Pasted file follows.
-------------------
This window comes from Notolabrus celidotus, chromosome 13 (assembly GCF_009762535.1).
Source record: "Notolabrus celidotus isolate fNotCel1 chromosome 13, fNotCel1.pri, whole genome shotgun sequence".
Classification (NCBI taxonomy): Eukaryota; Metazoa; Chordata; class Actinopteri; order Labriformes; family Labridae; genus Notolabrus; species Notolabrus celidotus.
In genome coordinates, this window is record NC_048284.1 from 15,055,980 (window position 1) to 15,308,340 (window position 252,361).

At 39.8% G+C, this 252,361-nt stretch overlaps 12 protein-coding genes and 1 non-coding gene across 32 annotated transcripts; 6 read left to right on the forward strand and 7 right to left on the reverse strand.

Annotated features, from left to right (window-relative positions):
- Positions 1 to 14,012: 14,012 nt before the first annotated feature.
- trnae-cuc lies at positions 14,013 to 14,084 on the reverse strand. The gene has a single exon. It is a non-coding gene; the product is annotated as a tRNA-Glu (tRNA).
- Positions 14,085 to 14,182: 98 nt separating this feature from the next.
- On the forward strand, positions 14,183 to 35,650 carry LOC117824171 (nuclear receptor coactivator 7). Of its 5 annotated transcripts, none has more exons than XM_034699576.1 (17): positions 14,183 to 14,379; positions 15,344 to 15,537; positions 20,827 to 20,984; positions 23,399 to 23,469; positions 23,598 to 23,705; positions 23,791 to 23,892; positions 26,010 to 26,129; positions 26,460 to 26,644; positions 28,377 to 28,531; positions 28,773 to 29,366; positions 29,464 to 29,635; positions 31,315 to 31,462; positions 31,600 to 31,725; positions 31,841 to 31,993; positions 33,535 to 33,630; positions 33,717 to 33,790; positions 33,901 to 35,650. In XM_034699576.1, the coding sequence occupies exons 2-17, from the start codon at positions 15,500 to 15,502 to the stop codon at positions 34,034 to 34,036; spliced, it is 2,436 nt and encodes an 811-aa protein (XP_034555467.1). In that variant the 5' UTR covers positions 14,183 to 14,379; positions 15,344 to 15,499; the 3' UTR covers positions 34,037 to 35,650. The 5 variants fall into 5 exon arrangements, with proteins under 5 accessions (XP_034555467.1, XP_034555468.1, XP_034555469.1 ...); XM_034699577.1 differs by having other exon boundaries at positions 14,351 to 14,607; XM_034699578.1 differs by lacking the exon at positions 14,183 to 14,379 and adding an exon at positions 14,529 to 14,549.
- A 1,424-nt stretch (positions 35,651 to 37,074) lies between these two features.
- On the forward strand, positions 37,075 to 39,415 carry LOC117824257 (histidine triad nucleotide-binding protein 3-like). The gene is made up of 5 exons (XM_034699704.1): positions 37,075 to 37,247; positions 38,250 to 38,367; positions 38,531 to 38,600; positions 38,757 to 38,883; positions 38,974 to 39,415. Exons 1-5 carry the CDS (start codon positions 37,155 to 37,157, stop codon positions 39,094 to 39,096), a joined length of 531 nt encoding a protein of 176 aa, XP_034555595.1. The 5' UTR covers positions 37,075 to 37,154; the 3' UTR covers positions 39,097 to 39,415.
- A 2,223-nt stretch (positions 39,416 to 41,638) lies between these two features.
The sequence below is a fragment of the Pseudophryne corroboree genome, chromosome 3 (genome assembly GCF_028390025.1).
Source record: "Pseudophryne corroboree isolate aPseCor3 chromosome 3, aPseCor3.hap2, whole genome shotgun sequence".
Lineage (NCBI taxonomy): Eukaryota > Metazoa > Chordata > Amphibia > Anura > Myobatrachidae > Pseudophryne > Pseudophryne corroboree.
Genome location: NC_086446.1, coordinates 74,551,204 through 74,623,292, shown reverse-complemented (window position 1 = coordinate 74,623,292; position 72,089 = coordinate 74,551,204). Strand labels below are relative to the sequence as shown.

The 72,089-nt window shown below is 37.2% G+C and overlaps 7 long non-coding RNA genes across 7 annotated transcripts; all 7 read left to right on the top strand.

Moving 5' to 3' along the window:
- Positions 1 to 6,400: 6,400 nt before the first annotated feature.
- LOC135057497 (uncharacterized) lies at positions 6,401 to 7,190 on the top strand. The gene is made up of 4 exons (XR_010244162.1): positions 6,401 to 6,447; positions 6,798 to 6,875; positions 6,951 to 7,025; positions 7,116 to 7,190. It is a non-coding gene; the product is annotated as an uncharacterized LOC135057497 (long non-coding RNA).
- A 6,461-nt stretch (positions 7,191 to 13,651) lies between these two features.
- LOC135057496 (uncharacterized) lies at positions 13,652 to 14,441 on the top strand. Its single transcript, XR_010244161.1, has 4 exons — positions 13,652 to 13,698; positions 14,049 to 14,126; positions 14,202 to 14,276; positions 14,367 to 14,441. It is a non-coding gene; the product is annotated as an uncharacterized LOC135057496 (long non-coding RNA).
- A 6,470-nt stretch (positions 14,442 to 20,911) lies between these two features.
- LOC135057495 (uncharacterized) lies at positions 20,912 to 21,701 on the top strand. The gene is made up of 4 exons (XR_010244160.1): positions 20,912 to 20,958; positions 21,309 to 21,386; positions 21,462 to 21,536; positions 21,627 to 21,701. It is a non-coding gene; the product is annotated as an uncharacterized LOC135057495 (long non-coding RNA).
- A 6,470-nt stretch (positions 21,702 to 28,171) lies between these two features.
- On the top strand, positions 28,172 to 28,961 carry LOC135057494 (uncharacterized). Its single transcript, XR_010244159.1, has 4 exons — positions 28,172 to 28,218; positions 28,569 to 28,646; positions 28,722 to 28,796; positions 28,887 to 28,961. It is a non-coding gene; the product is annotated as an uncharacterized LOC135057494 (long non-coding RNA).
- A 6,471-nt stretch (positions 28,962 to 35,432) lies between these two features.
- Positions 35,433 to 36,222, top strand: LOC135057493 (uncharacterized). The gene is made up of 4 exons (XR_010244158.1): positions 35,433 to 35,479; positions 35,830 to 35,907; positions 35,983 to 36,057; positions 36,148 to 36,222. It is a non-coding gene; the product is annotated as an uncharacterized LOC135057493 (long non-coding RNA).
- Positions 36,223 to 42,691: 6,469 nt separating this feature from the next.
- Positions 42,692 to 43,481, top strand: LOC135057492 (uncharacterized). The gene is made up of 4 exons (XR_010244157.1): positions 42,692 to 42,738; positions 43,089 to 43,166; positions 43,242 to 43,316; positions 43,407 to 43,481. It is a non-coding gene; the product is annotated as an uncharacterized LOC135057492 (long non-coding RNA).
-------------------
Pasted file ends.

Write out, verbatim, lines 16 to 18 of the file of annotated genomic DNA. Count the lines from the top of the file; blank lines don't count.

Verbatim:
Lineage (NCBI taxonomy): Eukaryota > Metazoa > Chordata > Amphibia > Anura > Myobatrachidae > Pseudophryne > Pseudophryne corroboree.
Genome location: NC_086446.1, coordinates 74,551,204 through 74,623,292, shown reverse-complemented (window position 1 = coordinate 74,623,292; position 72,089 = coordinate 74,551,204). Strand labels below are relative to the sequence as shown.

The 72,089-nt window shown below is 37.2% G+C and overlaps 7 long non-coding RNA genes across 7 annotated transcripts; all 7 read left to right on the top strand.